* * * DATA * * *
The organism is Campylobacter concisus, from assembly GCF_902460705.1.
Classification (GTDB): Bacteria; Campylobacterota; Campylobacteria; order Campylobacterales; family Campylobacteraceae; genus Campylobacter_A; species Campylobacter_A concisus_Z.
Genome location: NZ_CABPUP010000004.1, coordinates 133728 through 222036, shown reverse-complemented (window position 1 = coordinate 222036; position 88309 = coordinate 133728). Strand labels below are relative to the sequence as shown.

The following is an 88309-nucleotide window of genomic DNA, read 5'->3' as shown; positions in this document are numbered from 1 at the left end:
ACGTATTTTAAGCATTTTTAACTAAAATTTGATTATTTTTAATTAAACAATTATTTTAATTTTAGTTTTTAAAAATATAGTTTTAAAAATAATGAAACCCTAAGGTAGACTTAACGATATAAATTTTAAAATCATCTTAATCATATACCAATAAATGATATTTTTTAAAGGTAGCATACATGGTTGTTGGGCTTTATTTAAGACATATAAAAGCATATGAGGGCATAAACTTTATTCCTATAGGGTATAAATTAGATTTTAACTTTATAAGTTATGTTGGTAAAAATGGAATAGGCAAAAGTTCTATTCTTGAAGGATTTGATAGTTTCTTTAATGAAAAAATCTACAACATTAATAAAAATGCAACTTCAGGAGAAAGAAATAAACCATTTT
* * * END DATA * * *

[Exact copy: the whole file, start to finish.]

The organism is Campylobacter concisus, from assembly GCF_902460705.1.
Classification (GTDB): Bacteria; Campylobacterota; Campylobacteria; order Campylobacterales; family Campylobacteraceae; genus Campylobacter_A; species Campylobacter_A concisus_Z.
Genome location: NZ_CABPUP010000004.1, coordinates 133728 through 222036, shown reverse-complemented (window position 1 = coordinate 222036; position 88309 = coordinate 133728). Strand labels below are relative to the sequence as shown.

The following is an 88309-nucleotide window of genomic DNA, read 5'->3' as shown; positions in this document are numbered from 1 at the left end:
ACGTATTTTAAGCATTTTTAACTAAAATTTGATTATTTTTAATTAAACAATTATTTTAATTTTAGTTTTTAAAAATATAGTTTTAAAAATAATGAAACCCTAAGGTAGACTTAACGATATAAATTTTAAAATCATCTTAATCATATACCAATAAATGATATTTTTTAAAGGTAGCATACATGGTTGTTGGGCTTTATTTAAGACATATAAAAGCATATGAGGGCATAAACTTTATTCCTATAGGGTATAAATTAGATTTTAACTTTATAAGTTATGTTGGTAAAAATGGAATAGGCAAAAGTTCTATTCTTGAAGGATTTGATAGTTTCTTTAATGAAAAAATCTACAACATTAATAAAAATGCAACTTCAGGAGAAAGAAATAAACCATTTT